A new report projecting the impacts of climate change in the National Capital Region says Ottawa residents can expect warmer temperatures, shorter winters and more precipitation in the decades ahead.
The National Capital Commission (NCC) and the City of Ottawa commissioned the report to improve the region’s resilience to extreme weather events and other impacts related to climate change. The NCC approved a five-year sustainability plan back in 2018, and Ottawa city council officially declared a climate emergency in the capital last year.
The report projects that, assuming global carbon emissions continue to grow at the current pace, Ottawa will likely see average temperatures 1.8 C warmer in the next three decades as compared to the study’s baseline time period of 1981-2010.
That same period would see 2.5 times more days over 30 C and 20 per cent fewer days with temperatures below -10 C.
On average, winters in the capital would be nearly a whole month shorter over that time period, with spring coming 2.5 weeks earlier. The amount of annual freeze-thaw after winters would rise by an average 15 per cent.
And while precipitation during the fall, winter and spring would rise by five per cent on average, the amount of snowfall would likely drop by 10 per cent over that time period.
More freezing rain and conditions conducive to more storms and even wildfires are also possible, according to the analysis.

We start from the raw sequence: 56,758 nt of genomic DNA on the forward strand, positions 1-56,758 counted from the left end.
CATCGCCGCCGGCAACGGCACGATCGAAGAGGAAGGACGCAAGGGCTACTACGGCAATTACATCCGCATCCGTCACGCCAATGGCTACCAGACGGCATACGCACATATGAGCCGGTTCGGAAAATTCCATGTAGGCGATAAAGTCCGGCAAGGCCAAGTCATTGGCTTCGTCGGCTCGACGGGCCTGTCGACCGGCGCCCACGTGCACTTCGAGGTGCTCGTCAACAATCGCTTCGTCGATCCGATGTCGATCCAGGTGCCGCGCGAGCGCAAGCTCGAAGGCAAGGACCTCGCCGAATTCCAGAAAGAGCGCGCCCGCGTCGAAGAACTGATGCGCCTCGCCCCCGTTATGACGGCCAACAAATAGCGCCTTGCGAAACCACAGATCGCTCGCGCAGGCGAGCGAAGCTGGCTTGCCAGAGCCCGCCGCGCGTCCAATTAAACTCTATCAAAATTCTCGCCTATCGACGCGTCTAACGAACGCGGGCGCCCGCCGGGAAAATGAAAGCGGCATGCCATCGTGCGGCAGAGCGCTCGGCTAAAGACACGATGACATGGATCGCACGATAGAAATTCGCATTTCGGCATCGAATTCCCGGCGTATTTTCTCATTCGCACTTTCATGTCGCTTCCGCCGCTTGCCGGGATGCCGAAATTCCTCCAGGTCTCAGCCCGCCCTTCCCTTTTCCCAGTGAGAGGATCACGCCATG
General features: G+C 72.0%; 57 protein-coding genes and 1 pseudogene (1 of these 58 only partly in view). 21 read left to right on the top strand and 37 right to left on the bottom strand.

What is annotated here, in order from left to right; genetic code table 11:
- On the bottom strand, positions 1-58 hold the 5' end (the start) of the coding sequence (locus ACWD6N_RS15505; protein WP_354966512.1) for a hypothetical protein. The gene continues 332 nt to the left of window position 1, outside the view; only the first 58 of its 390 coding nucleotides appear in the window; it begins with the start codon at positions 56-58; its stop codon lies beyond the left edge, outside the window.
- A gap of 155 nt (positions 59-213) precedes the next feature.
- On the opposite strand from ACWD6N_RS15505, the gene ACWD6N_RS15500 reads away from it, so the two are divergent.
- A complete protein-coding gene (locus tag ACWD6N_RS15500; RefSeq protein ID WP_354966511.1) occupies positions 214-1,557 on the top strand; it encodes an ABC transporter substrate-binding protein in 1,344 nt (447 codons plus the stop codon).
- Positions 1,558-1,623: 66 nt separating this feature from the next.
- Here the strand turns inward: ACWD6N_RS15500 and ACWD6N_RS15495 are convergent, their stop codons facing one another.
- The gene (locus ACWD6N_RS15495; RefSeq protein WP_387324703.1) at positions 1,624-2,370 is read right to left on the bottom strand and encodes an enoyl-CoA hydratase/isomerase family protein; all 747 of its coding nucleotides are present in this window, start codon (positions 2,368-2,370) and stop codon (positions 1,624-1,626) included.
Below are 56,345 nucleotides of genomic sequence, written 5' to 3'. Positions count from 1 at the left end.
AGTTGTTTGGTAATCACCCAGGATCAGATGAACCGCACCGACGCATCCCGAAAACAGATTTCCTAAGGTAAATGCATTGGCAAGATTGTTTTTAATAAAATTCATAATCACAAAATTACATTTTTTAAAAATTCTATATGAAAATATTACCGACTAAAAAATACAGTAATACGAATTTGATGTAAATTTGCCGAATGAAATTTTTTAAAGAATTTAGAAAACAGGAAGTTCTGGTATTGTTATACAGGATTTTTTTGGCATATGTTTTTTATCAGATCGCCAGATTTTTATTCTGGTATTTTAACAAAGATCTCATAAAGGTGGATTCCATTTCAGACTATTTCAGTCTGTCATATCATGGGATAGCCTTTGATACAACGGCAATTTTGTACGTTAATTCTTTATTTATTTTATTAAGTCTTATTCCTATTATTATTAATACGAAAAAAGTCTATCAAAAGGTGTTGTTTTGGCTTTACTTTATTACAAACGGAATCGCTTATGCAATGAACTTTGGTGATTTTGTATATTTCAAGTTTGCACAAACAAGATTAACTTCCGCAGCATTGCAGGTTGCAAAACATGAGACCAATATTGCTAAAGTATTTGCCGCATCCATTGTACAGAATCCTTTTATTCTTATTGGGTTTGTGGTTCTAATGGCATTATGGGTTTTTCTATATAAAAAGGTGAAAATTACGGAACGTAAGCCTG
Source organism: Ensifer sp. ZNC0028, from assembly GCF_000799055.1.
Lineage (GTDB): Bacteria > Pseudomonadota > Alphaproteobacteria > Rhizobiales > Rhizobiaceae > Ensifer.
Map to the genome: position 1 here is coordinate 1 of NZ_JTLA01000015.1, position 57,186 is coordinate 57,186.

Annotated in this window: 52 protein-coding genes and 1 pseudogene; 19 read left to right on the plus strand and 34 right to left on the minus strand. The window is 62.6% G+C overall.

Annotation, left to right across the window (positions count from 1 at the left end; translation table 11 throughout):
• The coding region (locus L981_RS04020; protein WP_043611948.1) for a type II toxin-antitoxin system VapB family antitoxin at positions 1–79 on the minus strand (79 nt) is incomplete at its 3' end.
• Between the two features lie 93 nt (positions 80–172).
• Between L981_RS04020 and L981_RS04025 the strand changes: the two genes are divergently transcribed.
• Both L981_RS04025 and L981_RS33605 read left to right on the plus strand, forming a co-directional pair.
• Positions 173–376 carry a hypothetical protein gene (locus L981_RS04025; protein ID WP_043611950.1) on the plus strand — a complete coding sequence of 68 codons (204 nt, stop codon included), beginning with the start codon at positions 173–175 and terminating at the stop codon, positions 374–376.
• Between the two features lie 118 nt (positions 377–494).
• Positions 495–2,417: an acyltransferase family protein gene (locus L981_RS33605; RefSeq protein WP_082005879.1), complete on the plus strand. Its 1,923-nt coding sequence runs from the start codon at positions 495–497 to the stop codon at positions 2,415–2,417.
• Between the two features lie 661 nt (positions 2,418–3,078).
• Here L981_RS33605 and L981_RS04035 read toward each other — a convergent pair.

The report notes that these projections are based on a “high” global emissions scenario, but barring major worldwide intervention on carbon emissions, it’s unlikely actual outcomes will fall into the “moderate” territory.
Though the report cautions that the further analysis treads into the future the less certain its projections will be, it does note that the period from 2071-2100 could see average temperatures rise 5.3 C higher than the baseline years, with winters shortened by up to two months.
Though any analysis of the risks and vulnerabilities of specific sectors in Ottawa is expected to come in the next phase of the NCC and the city’s climate initiatives, the report did include general observations based on the trends identified.
These include increased impacts of flooding, threats to air quality, disruptions to the natural environment and changing cooling and heating demands in homes and office buildings.